Healthcare marketers are very familiar with the importance of targeting baby boomer women with branding and service line messages designed to build awareness and preference as well as drive referrals. In many cases, these same women are also influencing the healthcare decisions of others in their households and active caregivers of young children and aging parents. This makes them a prime target audience for planning media buys, developing online content and hosting community healthcare events.
However, a younger cohort of women are the next generation of healthcare purchasers, and unlike the generations ahead of them, they view healthcare services and accessing health information, very differently.
A recent consumer healthcare study conducted by Klein & Partners illustrates some of the distinct differences in how these two groups think about healthcare.
In segmenting female respondents into two age groups, younger women (those under 40) appear to be:
- Twice as likely to trust a family member or friend to navigate the new healthcare system under reform
- Twice as likely to prefer e-mail as a form of communication for scheduling an appointment
- Twice as likely to switch primary care doctors if that doctor didnâ€™t allow access to medical records online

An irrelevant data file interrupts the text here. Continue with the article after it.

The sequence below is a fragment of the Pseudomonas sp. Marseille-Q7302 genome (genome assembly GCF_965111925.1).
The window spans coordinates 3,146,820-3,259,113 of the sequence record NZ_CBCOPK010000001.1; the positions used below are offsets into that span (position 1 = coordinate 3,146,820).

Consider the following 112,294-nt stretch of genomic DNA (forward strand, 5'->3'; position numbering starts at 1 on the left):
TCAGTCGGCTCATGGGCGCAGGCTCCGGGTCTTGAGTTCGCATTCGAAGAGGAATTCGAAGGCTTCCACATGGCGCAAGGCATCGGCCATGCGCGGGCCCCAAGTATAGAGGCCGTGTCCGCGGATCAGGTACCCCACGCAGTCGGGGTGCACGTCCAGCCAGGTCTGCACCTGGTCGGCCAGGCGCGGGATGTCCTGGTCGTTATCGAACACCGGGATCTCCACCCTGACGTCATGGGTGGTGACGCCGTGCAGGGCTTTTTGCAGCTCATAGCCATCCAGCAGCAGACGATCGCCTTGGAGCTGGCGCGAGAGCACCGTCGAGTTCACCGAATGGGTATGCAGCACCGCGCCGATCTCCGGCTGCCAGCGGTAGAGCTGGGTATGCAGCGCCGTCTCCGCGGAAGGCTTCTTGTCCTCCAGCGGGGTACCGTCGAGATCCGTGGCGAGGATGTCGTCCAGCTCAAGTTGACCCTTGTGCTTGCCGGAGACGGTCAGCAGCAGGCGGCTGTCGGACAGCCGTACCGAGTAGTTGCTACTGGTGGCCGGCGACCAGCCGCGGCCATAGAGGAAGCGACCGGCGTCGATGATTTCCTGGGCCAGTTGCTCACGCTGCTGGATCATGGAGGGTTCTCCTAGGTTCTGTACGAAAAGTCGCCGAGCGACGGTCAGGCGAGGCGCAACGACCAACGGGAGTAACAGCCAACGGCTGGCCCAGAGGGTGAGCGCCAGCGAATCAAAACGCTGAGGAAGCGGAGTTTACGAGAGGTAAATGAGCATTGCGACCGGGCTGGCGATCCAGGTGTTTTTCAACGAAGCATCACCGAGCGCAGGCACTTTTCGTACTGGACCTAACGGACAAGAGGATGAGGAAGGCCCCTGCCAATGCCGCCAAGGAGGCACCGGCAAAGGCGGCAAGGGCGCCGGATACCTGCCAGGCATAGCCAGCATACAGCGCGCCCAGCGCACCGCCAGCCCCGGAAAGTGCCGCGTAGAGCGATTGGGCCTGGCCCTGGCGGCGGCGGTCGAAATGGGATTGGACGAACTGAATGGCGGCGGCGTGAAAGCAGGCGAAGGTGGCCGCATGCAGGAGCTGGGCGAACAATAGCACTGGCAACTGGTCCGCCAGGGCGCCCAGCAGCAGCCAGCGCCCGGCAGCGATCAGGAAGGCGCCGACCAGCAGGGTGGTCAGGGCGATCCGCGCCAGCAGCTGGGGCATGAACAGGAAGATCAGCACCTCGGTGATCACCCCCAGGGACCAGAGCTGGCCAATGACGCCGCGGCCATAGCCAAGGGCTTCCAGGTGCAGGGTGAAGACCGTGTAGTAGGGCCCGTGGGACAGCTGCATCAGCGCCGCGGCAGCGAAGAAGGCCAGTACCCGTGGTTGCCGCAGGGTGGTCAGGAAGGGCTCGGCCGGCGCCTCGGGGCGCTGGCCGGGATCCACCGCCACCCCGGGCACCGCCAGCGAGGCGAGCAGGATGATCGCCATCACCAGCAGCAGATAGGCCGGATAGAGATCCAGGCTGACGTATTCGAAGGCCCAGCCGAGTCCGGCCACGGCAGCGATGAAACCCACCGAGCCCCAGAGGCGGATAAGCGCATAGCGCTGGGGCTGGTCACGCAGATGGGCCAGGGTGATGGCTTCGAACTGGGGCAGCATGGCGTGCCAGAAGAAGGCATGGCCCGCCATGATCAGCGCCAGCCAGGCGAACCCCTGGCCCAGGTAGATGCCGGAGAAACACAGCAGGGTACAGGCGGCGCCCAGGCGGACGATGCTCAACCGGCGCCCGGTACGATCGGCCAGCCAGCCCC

- Three times as likely to have visited an independent healthcare rating organization’s website to learn what hospitals or doctors were rated highly or not
- Three times as likely to have watched a video online on a healthcare topic or medical procedure or surgery
- Four times as likely to have looked up health symptoms on a smart phone
- Almost five times as likely not to have a primary care or personal physician yet
- Six times as likely to have used a smart phone to research a health topic and schedule a doctorâ€™s appointment
- Six times more likely to have visited an online social network to learn more about some healthcare topic of interest
- Eight times more likely to prefer texting as a form of communication about a specific medical condition or symptom
While some of these differences may be life stage related and opinions can be expected to evolve as the women age, itâ€™s clear these women are also maturing in a world distinctly different as far as healthcare choice, technology adoption and provider relationships. Healthcare marketers would be wise to dig deeper into how best to communicate with this younger generation to form lasting relationships with healthcare brands.
Executive Vice President, Neathawk Dubuque & Packett
Daniel Fell is executive vice president of Neathawk Dubuque & Packett, a national healthcare marketing firm, where he oversees the agencyâ€™s digital marketing group. He is also an author, frequent presenter on healthcare marketing topics, and former board member of the Society for Healthcare Strategy and Market Development. He can be reached at firstname.lastname@example.org and www.twitter.com/danfell.